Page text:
BOOK REVIEW: Angels & Demons

Angels and Demons by Dan Brown

By Alexa K.
Phoenix, AZ

Imagine being on a mystifying adventure through Europe. Who is your companion? The infamous Robert Langdon, whom you may recognize from the best-selling novel The Da Vinci Code. This prequel, however, is just as gripping and fantastic. Initially readers may pick up this book because of the movie success of Da Vinci, but Angels and Demons turns out to be a hidden gem eclipsed by Brown’s other work.

Unlike Da Vinci, Angels and Demons leans more toward the science geek, as well as being packed full of Brown’s trademark historical details. This book is an enticing read enjoyable for all ages and is a must-read for those who take pleasure in twisted cliffhangers with a grand bombshell at the end.

As with Da Vinci, the style keeps readers in suspense, and they are compelled to continue turning pages. The story goes quickly, leaving readers hungry for more. The first chapter reveals a scene so lurid that audiences are instantly captivated. Angels and Demons reels readers in as easily as children to an ice cream parlor, and the experience is just as sweet.

In addition to the twisting appeal of Angels and Demons, one has to respect Brown’s skill; he is indisputably one of the most historically correct authors of this decade. The tone of this book changes appropriately, setting the story’s pace. Countless readers have stayed up well past their bedtime to uncover the next scene, which can almost never be said about a novel that presents historical facts.

Angels and Demons can be enjoyed by religious idealists and scientists alike. Who knew these groups would have a common topic to discuss at the water cooler?

Play the detective on a whirlwind journey that will leave you staggering with each roadblock. You’ll find yourself swooped up in an adventure that drops you off in another world.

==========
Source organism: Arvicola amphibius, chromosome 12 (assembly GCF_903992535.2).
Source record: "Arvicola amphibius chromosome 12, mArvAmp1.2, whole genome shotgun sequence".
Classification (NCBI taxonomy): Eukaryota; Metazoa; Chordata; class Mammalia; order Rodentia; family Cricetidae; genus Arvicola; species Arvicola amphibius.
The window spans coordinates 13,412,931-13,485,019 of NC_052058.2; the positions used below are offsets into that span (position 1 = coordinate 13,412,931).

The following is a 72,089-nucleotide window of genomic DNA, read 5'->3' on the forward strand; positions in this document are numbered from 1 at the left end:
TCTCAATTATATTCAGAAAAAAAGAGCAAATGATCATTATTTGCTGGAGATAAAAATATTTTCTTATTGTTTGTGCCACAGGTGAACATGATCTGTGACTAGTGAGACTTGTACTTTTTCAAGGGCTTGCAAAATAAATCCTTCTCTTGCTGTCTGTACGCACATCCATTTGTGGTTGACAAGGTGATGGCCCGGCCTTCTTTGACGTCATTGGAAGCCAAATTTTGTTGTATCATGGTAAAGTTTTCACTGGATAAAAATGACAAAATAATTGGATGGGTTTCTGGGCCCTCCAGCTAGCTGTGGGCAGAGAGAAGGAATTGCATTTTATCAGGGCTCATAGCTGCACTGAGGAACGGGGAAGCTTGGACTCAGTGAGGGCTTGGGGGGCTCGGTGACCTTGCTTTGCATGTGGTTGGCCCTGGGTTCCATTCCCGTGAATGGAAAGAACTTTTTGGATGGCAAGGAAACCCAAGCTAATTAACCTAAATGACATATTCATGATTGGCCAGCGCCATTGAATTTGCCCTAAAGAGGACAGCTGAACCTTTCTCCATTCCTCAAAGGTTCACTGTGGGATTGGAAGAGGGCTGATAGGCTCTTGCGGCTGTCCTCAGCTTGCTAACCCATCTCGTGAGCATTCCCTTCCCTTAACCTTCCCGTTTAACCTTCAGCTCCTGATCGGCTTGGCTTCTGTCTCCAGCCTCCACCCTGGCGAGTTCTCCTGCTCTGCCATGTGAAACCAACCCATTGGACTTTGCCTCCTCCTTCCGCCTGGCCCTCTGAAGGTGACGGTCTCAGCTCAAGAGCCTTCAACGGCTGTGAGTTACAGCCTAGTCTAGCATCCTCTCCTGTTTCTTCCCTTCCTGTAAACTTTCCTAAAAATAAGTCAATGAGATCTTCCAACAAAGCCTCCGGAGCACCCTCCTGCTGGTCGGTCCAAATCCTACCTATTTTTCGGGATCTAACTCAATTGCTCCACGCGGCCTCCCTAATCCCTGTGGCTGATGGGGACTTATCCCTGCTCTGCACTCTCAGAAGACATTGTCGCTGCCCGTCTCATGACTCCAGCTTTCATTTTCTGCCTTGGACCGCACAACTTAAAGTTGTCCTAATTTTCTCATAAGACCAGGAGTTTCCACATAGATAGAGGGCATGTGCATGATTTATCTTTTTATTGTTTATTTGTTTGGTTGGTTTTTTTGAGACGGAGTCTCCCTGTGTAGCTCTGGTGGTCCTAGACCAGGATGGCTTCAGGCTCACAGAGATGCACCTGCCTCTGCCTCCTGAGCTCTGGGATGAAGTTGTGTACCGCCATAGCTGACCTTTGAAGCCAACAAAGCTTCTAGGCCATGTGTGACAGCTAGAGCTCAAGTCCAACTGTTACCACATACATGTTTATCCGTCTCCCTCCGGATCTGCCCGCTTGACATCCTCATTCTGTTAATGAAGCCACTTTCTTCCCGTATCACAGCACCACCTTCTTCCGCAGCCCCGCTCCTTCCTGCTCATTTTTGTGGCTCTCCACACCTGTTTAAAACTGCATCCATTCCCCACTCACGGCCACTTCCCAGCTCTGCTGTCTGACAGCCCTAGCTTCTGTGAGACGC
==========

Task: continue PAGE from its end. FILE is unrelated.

Anyone interested in the talents of Dan Brown should pick up Angels and Demons immediately.

This piece has also been published in Teen Ink’s monthly magazine.

Alex brings up the “fact” that Angels & Demons is historically correct or accurate. I wonder if she was paid by a friend of Dan Brown to write this favorable piece, or maybe she hasn’t done her homework? Seriously, this is less a review and more a work of praise. And don’t you just love the line that indicates this book is something believers and scientists can share in common - as if religion and science are opposed to one another?

So, anyway, this is what young readers are being told, I guess, about Angels & Demons.

Eh. The review is way too praiseworthy. It is correct in that it does portray an accord between religion and science, and Langdon does come to a spiritual conclusion, but the plot is also simply ludicrous, the historical errors are many (there is a reason tvtropes.com has an entire section devoted to being “Dan Browned”), and it just feels very strained throughout. I mean, if you were looking for book to read on a cruise, its a cut above the five-dollar paperbacks you’d find on the ship’s store, but it isn’t anything that special.

It’s absolutely brilliant IMO, one of the best books I’ve ever read.

It is better than The Da Vinci Code but I am not sure that I would go so far as to say that it is the best book I have read. That is a subjective type of thing though. He does have a good writing style, fast paced and it keeps you hooked.

I am waiting to see how they pull off Langdon’s jump from the helicopter in the movie that is coming out. :smiley:

God bless

I’ll admit I found it (along with D.C.) to be extremely quick reads. They did pull me in and keep me turning pages.

But historically accurate? Yeah, I guess there’s a pope and there are catacombs. But beyond that…

Someone should ask this reviewer a list of the historical accuracies that she thinks is found in the book.

catholicleague.com/release.php?id=1569
“ANGELS & DEMONS”: THE ANTI-CATHOLIC AGENDA

March 4, 2009

Catholic League president Bill Donohue exposes the anti-Catholic agenda of “Angels & Demons” (the movie opens May 15):

“John Calley, co-producer with Brian Grazer of both ‘The Da Vinci Code’ and ‘Angels & Demons,’ told the New York Times that the former movie was ‘conservatively anti-Catholic.’ According to the Times, Grazer wants ‘Angels & Demons’ to be ‘less reverential’ than ‘The Da Vinci Code.’ Which means he wants it to be liberally anti-Catholic.

“Author Dan Brown says of his latest film, ‘It’s certainly not anti-Catholic.’ So could it be that he simply finds Catholicism fascinating, and loves to weave dramatic tales about it, harboring no animus whatsoever? The evidence suggests otherwise.

“Besides the fact that both producers admit their films are anti-Catholic, we now know, thanks to Father Bernard O’Connor, that their sentiments are typical of those working on the latest movie. O’Connor hung out with the film crew last summer for two days when they were filming in Rome; he was dressed casually, so no one knew he was a priest.